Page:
Robert Moses and the Modern City: The Transformation of New York

Robert Moses and the Modern City: The Transformation of New York

by Hilary Ballon
     
 
A fresh look at the greatest builder in the history of New York City and one of its most controversial figures.
“We are rebuilding New York, not dispersing and abandoning it”: Robert Moses saw himself on a rescue mission to save the city from obsolescence, decentralization, and decline. His vast building program aimed to modernize urban

Overview

A fresh look at the greatest builder in the history of New York City and one of its most controversial figures.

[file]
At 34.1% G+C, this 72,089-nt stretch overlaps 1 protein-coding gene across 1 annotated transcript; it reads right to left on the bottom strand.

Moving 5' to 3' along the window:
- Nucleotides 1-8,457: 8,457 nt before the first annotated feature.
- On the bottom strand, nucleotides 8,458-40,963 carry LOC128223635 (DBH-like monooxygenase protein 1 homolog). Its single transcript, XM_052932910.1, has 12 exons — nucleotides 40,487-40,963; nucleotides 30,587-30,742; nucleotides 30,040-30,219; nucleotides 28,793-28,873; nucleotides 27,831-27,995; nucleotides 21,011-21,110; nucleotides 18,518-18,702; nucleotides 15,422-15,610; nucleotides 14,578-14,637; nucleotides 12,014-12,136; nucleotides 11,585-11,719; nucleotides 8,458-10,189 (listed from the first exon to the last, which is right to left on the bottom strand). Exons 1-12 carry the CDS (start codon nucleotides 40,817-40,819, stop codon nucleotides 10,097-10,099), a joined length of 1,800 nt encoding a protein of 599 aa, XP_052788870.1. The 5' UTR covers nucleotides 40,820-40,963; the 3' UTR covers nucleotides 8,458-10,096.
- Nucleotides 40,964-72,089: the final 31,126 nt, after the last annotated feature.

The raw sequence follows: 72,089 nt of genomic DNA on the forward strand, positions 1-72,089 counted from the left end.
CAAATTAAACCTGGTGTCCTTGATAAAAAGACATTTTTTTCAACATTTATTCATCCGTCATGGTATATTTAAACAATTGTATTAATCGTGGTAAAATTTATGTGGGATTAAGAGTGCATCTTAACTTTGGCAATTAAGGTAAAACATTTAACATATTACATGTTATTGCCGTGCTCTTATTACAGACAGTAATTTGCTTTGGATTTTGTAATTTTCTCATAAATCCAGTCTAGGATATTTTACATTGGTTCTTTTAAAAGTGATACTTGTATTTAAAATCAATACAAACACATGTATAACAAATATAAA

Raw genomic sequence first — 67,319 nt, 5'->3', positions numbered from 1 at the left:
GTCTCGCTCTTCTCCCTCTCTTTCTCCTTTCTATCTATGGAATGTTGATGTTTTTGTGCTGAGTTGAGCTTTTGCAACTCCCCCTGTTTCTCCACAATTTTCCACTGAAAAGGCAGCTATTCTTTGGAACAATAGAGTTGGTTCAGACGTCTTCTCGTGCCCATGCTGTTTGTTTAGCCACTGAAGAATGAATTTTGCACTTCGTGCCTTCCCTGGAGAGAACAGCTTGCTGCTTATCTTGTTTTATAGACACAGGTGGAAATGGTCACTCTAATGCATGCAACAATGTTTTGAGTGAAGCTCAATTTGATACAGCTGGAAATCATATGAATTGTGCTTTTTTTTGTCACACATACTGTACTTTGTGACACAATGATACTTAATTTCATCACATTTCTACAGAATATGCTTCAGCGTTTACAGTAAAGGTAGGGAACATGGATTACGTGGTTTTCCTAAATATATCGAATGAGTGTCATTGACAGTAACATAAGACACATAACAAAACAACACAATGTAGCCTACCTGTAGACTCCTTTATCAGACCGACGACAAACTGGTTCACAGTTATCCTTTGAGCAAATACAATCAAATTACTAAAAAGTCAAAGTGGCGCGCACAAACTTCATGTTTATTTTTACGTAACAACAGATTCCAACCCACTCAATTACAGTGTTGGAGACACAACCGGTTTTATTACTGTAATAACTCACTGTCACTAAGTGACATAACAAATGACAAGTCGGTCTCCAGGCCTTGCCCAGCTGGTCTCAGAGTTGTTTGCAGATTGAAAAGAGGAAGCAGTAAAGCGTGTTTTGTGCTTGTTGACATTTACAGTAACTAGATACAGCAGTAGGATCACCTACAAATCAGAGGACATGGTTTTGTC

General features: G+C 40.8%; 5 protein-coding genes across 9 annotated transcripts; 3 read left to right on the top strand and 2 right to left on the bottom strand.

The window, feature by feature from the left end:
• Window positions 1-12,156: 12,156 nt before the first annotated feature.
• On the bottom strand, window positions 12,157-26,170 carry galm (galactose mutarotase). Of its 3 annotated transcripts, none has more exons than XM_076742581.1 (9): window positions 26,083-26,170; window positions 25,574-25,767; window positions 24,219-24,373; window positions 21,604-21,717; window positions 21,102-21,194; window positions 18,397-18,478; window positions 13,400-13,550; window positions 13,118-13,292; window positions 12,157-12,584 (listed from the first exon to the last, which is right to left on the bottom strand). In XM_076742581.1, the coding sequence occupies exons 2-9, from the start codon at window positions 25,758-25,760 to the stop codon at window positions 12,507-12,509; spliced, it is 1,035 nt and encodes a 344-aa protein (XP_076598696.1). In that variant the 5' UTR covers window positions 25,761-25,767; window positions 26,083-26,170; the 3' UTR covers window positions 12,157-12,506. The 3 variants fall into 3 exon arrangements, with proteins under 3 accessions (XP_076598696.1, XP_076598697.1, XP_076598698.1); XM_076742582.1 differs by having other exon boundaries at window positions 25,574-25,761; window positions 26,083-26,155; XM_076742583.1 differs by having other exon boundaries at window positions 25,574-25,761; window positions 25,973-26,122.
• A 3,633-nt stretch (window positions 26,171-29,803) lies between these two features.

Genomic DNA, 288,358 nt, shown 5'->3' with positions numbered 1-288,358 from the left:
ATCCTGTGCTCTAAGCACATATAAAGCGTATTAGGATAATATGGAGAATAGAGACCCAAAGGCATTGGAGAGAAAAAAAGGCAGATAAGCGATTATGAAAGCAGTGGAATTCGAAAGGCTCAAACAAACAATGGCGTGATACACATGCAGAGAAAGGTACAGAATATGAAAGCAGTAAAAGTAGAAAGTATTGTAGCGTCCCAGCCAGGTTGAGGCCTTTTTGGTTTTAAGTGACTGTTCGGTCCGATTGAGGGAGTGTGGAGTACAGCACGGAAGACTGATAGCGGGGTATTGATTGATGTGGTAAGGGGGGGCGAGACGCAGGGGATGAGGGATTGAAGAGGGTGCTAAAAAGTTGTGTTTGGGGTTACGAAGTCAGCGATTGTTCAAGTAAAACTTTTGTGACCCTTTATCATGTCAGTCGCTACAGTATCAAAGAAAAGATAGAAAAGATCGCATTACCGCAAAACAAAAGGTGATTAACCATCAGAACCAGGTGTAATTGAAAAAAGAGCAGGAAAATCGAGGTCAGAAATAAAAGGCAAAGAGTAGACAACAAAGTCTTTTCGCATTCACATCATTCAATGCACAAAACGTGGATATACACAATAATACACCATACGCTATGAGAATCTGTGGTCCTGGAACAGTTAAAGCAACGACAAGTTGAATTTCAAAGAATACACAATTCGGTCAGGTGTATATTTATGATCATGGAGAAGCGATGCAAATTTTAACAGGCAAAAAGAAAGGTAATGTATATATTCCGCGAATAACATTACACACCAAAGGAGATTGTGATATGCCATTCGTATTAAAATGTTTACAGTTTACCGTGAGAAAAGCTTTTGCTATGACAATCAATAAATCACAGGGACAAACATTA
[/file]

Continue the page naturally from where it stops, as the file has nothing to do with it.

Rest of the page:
“We are rebuilding New York, not dispersing and abandoning it”: Robert Moses saw himself on a rescue mission to save the city from obsolescence, decentralization, and decline. His vast building program aimed to modernize urban infrastructure, expand the public realm with extensive recreational facilities, remove blight, and make the city more livable for the middle class. This book offers a fresh look at the physical transformation of New York during Moses’s nearly forty-year reign over city building from 1934 to 1968.It is hard to imagine that anyone will ever have the same impact on New York as did Robert Moses. In his various roles in city and state government, he reshaped the fabric of the city, and his legacy continues to touch the lives of all New Yorkers. Revered for most of his life, he is now one of the most controversial figures in the city’s history. Robert Moses and the Modern City is the first major publication devoted to him since Robert Caro’s damning 1974 biography, The Power Broker: Robert Moses and the Fall of New York.In these pages eight short essays by leading scholars of urban history provide a revised perspective; stunning new photographs offer the first visual record of Moses’s far-reaching building program as it stands today; and a comprehensive catalog of his works is illustrated with a wealth of archival records: photographs of buildings, neighborhoods, and landscapes, of parks, pools, and playgrounds, of demolished neighborhoods and replacement housing and urban renewal projects, of bridges and highways; renderings of rejected designs and controversial projects that were defeated; and views of spectacular models that have not been seen since Moses made them for promotional purposes.Robert Moses and the Modern City captures research undertaken in the last three decades and will stimulate a new round of debate.